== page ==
Barbara Sing, Seng or Sang was born in Endersbach, Germany in 1645 to Hans Sing/Sang and Barbara Eckardt.
She was surely baptized in the church there, but records don’t exist from the period of the Thirty Years’ War.
Endersbach is just a mile and a quarter up the road from Beutelsbach.
There seemed to be a lot of interaction and intermarriage occurring between Beutelsbach and Endersbach families.
It’s interesting that while, according to the local heritage book, her father, Hans Sang was born in Endersbach, Barbara was the only one of her siblings born there.
Her mother, Barbara Eckardt was born in Beutelsbach, so clearly, the couple chose to live there after their marriage.
The fact that only one child was born in Endersbach, and that birth was during the 30 Years War makes me wonder if the family had to seek refuge in Endersbach during that timeframe.
The Beutelsbach records resume in 1646. We find Barbara’s younger sibling born in Beutelsbach on March 6, 1648. It’s possible that Barbara had a sibling born between 1645 and 1648 in Endersbach or elsewhere.
During the war, record-keeping either wasn’t possible or didn’t bubble up to the top of the priority list when simple survival was a struggle. The people had been brutalized by marauding armies and soldiers for, literally, 30 years – more than a generation. Farms, villages, and entire cities were burned, and their fields ruined. Food was scarce and no one was ever safe.
We know that Barbara was raised in Beutelsbach from 1648 forward, so from the time she was about three years old.
Martin Goll, historian and Beutelsbach resident tells us that Barbara was the daughter of Hans Sang who was a butcher and quite wealthy, at least comparatively, after the Thirty Years War.
The Hans Sang home and butcher shop was located at 8 Marktplatz in Beutelsbach which still exists today, adjacent the fortified gate of the Beutelsbach church.
The home of Barbara’s beau and future husband, Hans Lenz, the son of another wealthy merchant was only 100 feet or so distant at Stiftstrasse 17..
The church, of course, was both the center of Beutelsbach and the center of the community. Having a shop near the church assured that parishioners would pass by your door several times a week.
Having the shop right next to the steps of the fortified tower entrance to the church assured that no one would forget to purchase meats. Today, someone would be out front giving samples and coupons to hungry parishioners after Sunday services😊.
In this photo of the church and tower, the building connected to the tower on the right, directly in front of the white automobile, is the Sing home, 8 Marktplatz.
We are fortunate to have a drawing of Beutelsbach from 1760.
The round fortified tower is visible to the right of the road, with the first house attached to that tower being the Sang home, pointed out by the yellow arrow. The Lenz home is the red arrow, as best I can tell.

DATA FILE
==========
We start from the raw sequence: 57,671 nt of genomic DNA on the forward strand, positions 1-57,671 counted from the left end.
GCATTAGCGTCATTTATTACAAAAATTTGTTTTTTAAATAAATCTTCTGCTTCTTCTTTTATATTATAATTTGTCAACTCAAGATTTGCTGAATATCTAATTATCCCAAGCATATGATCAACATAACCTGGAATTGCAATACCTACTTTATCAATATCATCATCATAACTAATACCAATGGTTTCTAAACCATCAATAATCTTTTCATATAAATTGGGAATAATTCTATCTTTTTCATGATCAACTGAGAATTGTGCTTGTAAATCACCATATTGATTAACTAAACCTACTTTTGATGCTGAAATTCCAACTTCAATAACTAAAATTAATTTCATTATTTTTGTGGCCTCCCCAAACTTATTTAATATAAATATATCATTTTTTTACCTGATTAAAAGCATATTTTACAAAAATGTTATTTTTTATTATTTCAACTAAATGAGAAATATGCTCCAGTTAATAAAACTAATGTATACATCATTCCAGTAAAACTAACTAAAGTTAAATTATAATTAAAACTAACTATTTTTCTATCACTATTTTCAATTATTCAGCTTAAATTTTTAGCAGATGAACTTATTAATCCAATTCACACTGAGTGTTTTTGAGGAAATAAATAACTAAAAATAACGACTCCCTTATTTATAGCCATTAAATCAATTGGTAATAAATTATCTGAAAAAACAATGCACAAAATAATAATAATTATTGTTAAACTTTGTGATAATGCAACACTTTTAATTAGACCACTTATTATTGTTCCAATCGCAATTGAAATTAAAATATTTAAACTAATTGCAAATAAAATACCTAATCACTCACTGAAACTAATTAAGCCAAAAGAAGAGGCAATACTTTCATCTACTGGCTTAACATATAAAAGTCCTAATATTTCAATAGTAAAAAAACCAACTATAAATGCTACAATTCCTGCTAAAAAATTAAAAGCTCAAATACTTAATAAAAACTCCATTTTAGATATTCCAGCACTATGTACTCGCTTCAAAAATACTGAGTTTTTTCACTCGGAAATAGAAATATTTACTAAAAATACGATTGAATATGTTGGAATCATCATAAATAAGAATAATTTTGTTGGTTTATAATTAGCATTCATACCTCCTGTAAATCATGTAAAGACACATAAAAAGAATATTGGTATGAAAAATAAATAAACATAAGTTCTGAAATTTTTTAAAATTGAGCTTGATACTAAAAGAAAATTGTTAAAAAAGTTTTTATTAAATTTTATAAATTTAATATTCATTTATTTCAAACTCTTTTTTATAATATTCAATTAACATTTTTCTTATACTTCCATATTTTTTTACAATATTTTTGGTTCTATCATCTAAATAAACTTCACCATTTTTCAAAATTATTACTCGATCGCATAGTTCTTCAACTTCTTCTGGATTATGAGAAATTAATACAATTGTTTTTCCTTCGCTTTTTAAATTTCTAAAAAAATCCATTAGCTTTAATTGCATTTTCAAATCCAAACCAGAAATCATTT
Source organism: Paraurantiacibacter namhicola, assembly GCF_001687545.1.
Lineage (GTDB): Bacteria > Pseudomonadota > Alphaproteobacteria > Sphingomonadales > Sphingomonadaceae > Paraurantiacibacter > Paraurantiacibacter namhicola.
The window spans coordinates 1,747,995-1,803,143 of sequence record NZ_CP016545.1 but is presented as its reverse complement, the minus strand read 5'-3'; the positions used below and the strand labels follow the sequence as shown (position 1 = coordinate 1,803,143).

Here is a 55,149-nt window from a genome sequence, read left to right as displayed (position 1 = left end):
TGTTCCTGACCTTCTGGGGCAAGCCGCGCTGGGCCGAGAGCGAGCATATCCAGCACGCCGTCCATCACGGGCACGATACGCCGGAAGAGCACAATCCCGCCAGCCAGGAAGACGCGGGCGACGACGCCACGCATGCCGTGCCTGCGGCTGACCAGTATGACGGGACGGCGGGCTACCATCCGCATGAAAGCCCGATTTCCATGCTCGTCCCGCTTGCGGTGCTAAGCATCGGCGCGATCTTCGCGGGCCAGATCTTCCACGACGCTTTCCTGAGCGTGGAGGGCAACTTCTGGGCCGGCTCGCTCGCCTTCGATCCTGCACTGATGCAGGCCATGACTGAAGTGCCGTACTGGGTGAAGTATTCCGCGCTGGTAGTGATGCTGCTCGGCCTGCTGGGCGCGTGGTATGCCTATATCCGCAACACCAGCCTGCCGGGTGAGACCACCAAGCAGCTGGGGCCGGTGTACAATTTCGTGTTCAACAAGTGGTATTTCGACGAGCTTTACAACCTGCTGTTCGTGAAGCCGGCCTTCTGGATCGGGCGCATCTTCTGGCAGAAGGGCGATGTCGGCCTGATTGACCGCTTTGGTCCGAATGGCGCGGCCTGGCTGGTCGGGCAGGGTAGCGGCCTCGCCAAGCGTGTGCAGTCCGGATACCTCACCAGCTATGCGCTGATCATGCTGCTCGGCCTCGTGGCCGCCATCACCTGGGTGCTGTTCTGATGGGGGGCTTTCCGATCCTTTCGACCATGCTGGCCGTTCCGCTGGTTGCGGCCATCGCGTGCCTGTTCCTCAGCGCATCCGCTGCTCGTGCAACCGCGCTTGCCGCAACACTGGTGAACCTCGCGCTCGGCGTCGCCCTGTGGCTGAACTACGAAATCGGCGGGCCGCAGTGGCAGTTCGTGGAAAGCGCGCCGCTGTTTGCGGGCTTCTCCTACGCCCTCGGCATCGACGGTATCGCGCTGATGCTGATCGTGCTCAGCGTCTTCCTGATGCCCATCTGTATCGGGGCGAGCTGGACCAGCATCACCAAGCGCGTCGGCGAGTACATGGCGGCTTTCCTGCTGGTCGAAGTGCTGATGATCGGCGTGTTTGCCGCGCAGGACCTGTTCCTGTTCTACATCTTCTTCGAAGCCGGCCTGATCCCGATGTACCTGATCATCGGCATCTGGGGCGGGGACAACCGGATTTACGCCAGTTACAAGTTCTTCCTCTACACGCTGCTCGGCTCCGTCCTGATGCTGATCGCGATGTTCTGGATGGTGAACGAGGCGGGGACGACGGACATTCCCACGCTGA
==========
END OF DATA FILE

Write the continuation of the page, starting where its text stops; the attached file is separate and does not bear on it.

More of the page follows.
This postcard from 1916 shows the gate, church, and adjacent buildings as well. I wonder if the drawing was from an earlier era.
Literally, everyone going to church passed by the door of the butcher shop.
Most villages only had one person practicing any profession, so Hans Sang was probably the only game in town anyway. I hope he did the actual butchering elsewhere, or at least not during church services.
Perhaps the good smells from the Lenz bakery a few feet away helped to overcome the odors emanating from the butcher’s shop which would have been attached to their home. Yes indeed, much more desirable to be the baker’s child.
Barbara Sing married Hans Lenz on February 23, 1669, in Beutelsbach, in the church right next to her home.
Sharon Hockensmith took this photo inside the church when she was visiting. I don’t know how much of the interior was the same in 1669, but we can rest assured that the primary structure didn’t change. The choir loft, organ, and windows are likely original.
We don’t know if the custom of the time was to be married in the church proper, or in the adjacent parsonage. Regardless, Barbara and Hans would have attended this church every Sunday during their marriage, except when war, danger, childbirth, or illness interfered.
They probably saw this exact same scene hundreds of times, only with people dressed in clothing of their period.
Barbara’s parents and in-laws were apparently both wealthy, but money can’t buy everything. In fact, it can’t purchase the things we cherish most in life.
Barbara and Hans had 11 children, beginning with their first child who was born in the late fall of 1669.
- Anna Katharina Lenz was born on November 19, 1669, and married Simon Dendler, a widower from Schnait, on November 30, 1693, in Beutelsbach. However, Martin found no children in the church records. We don’t know what happened to Anna Katharina. They could have moved away and had children elsewhere.
- Margaretha Lenz was born on January 24, 1671, and died July 13, 1678, in Beutelsbach, only 7 years old.
- Barbara Lenz was born on March 10, 1672, and died July 11, 1678, two days before her sister, Margaretha. She was 6 years old.
These two sisters passing away two days apart tell us that either there was a communicable illness being passed around, or there was an outbreak of dysentery or something similar. As the only non-infant girls in the family, they probably slept together.
It may not have been a coincidence that the next year, 1679, saw a massive outbreak of plague. We know that malaria was present in Europe in 1678, having arrived on ships from Africa, but Beutelsbach is not a port city. I can’t help but wonder who else in the family was ill, and how many more Beutelsbach residents died in the summer of 1678.
Barbara, four months pregnant at the time, must have been heartbroken, losing her two little girls just two days apart.
- Johann Georg Lenz was born on February 21, 1674, and died on April 2, 1758, in Beutelsbach of old age at 84. He married Sibilla Muller on February 2, 1698, also in Beutelsbach. After his parents passed away, he and Sibilla lived in the home place, continuing the vinedresser and vintner profession. Unfortunately, Johann George’s back was injured by falling stones. They had 8 children, 3 or 4 of whom lived to adulthood. Johann George and Sibilla are my ancestors.
- Daniel Lenz was born November 14, 1675, and died November 7, 1758, seven months after his older brother. He married Anna Katharina Lang in 1702 and they had 8 children, 3 of whom lived to adulthood. Daniel was a vintner as well, but was described as having “stupid eyes” which likely meant he was either partially blind or cross-eyed. He did field work, fell down from an apple tree, and nearly died another time from choking on his own blood. Daniel couldn’t read but was an avid churchgoer and seemed to have a good life in spite of having “stupid eyes.”
- Elisabetha Lenz was born July 27, 1677, and no death or marriage records are found for her, nor are any children’s baptismal records. She likely died young. I wonder if she died in the same outbreak that took her two sisters in July of 1678.